Fernandez seeks Falklands flights
Published 02/03/2012 | 04:32
Argentina's President Cristina Fernandez has made a surprise conciliatory gesture by seeking negotiations with Britain to set up weekly flights from Buenos Aires to the Falkland Islands.
But a sceptical Roger Edwards, chairman of the Falkland Islands Legislative Assembly, said direct flights from Argentina's capital were "about as likely as the Falklands Air Service landing flights on the moon".
There are currently no direct flights from Argentina to the British-controlled islands, which the South American country claims as the Islas Malvinas. The only commercial air link is a weekly round-trip by Chilean-owned LAN airlines, which crosses Argentine airspace to the islands about 300 miles off the Argentine coast.
LAN's return flight stops once a month in the far southern Argentine city of Rio Gallegos on its way home.
Ms Fernandez had threatened in a United Nations speech last year that she might close Argentine airspace to the LAN flight, just as the government did previously with charter flights that had frequently relieved cruise ship crews and brought in goods from Chile.
But she appeared to reverse her position, telling Argentina's congress that flights by state-owned Aerolineas Argentinas would show the world her country's aims were peaceful.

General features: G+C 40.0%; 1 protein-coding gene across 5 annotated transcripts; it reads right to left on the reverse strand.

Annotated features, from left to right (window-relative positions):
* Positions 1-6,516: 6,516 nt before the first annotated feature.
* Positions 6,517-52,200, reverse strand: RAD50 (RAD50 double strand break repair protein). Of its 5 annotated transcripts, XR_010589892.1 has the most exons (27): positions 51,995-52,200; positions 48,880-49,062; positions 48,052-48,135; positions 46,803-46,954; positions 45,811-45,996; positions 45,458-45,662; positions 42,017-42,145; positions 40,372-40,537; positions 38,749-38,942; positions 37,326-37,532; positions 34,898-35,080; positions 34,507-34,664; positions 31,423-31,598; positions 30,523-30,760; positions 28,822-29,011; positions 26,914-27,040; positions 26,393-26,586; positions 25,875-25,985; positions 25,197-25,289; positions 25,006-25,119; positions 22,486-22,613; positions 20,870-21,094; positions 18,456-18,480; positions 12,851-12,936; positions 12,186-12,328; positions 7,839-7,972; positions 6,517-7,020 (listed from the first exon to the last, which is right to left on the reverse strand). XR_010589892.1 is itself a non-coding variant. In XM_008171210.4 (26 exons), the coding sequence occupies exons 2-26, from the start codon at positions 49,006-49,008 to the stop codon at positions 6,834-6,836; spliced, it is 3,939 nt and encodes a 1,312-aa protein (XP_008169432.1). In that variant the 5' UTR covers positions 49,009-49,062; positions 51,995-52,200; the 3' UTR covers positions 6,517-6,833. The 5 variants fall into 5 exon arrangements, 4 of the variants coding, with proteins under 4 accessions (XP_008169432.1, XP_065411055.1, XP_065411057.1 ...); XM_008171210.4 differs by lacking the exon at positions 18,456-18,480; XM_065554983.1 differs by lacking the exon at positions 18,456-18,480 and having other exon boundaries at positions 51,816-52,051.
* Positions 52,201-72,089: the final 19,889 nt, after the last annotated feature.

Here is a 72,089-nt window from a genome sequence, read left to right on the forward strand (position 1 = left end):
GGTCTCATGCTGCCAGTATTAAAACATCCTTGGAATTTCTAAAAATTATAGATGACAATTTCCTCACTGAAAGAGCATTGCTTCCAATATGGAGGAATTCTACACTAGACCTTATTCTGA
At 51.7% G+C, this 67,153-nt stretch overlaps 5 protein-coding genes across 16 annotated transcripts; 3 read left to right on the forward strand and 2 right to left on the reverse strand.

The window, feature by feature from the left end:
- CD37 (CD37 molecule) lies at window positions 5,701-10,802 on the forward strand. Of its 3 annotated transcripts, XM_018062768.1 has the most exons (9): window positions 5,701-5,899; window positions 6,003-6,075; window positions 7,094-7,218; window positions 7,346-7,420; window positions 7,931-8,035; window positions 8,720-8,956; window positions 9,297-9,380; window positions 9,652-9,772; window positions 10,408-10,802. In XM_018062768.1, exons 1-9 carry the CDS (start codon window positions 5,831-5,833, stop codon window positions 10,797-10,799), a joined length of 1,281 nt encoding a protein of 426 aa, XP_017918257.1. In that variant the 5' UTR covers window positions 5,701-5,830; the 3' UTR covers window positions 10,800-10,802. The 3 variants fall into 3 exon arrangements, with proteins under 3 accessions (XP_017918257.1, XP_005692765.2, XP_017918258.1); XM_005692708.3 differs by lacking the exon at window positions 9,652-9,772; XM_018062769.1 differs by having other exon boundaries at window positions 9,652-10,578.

The announcement came amid growing tensions as the two countries prepare to mark the 30th anniversary of their war over the islands following an Argentine invasion.
The president said the islands "have become a regional, American and global cause... that is necessary to address with much seriousness".
She also condemned what she said was the "stubborn, incomprehensible refusal" of Britain to negotiate the sovereignty of the Falklands.
The Foreign Office said: "Any discussions on flights to the Falkland Islands are matters for the Falkland Islands government to consider. If Argentina is keen to promote air links between the continent and the islands it should reconsider its ban on charter flights through its airspace."